An Atlanta businessman has announced that he wants to buy the Expos and move them to Puerto Rico permanently. Delorme was part of a committee that traveled to San Juan earlier this month to study the suitability of sites there. The Toronto Blue Jays and Texas Rangers played an exhibition game in Puerto Rico before the 2001 season.
Delorme said the sites in Puerto Rico and Portland are the equivalent of large minor-league stadiums which seat between 20,000 and 25,000 fans.
Delorme said that the attraction for baseball is that the team could draw more support with some games in those cities next year. "From our point of view, it might enable us to be more competitive in terms of salaries.
""If this goes through, there would be a few games played in one or two other cities."
It's Showtime! / It Takes A World To Field A Giants Team
October 19, 2002
When Giants manager Dusty Baker needs to give instructions to his back-up center fielder in the midst of a game, he punches four numbers on the phone in the dugout. It rings in the video room of the Giants clubhouse.
Katsunori Kojina, known to all as KK, picks up the phone. Then he flies out the door, down the stairs, past the indoor batting cage and up the 10 or so steps to the far corner of the dugout. There, he listens to Baker's instructions then quickly translates them to Tsuyoshi Shinjo in Japanese.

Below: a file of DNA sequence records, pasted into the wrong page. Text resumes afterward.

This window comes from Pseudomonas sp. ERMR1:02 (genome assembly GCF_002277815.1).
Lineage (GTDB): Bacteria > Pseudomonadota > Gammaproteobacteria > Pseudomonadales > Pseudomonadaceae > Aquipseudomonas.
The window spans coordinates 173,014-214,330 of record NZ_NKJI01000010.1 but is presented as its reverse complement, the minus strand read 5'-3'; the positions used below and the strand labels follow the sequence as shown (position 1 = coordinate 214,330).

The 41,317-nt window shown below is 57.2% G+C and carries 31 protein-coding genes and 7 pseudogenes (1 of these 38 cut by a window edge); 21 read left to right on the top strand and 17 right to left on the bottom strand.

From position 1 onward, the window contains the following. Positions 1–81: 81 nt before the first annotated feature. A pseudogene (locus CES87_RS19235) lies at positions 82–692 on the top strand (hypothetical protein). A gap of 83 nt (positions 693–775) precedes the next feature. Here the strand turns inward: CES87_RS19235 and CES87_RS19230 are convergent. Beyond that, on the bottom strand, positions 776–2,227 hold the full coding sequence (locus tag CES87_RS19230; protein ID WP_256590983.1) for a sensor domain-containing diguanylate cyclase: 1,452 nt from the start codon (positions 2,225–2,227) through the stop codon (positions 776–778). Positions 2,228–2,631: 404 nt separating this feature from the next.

It's the baseball equivalent of a shopkeeper in Chinatown or the Mission summoning her daughter from a back room to translate a customer's request. In other words, it is a dance played out all over San Francisco every day, the bridging of language and the braiding of cultures in such a way that they intersect but remain distinct.
That's what you'll find in the Giants clubhouse.
The National League Champion Giants hail from seven countries and three continents, which is not unusual in baseball today. But because San Francisco is such a melting pot, the multicultural Giants reflect their city more closely than most teams.
Before and after games, salsa often thrums through the clubhouse speakers as Giants players in the so-called "Latin Quarter" of the room move to the music as they dress by their lockers. The Latin Quarter takes up the far right side of the clubhouse and comprises the lockers of Livan Hernandez from Cuba, Benito Santiago from Puerto Rico, Ramon Martinez, Pedro Feliz and Manny Aybar from the Dominican Republic, Marvin Bernard from Nicaragua and Yorvit Torrealba from Venezuela. A few lockers away is Felix Rodriguez from the Dominican Republic.
PUTTING ON THE FEED BAG
On a nearby table, Bernard sometimes spreads out carne asada, rice and beans and plantains from Las Tinajas, the Nicaraguan restaurant on Mission Street that has been a hub for Latin ballplayers for years.
"We're always trying to stuff Latin food into Shinjo," Bernard says. "We don't think he eats enough."
It is no coincidence that Shinjo's locker is next to the Latin Quarter. The Latin players took him under their wing when he arrived last spring from the New York Mets. "They all share of feeling of being foreigners," says KK, Shinjo's interpreter and close friend.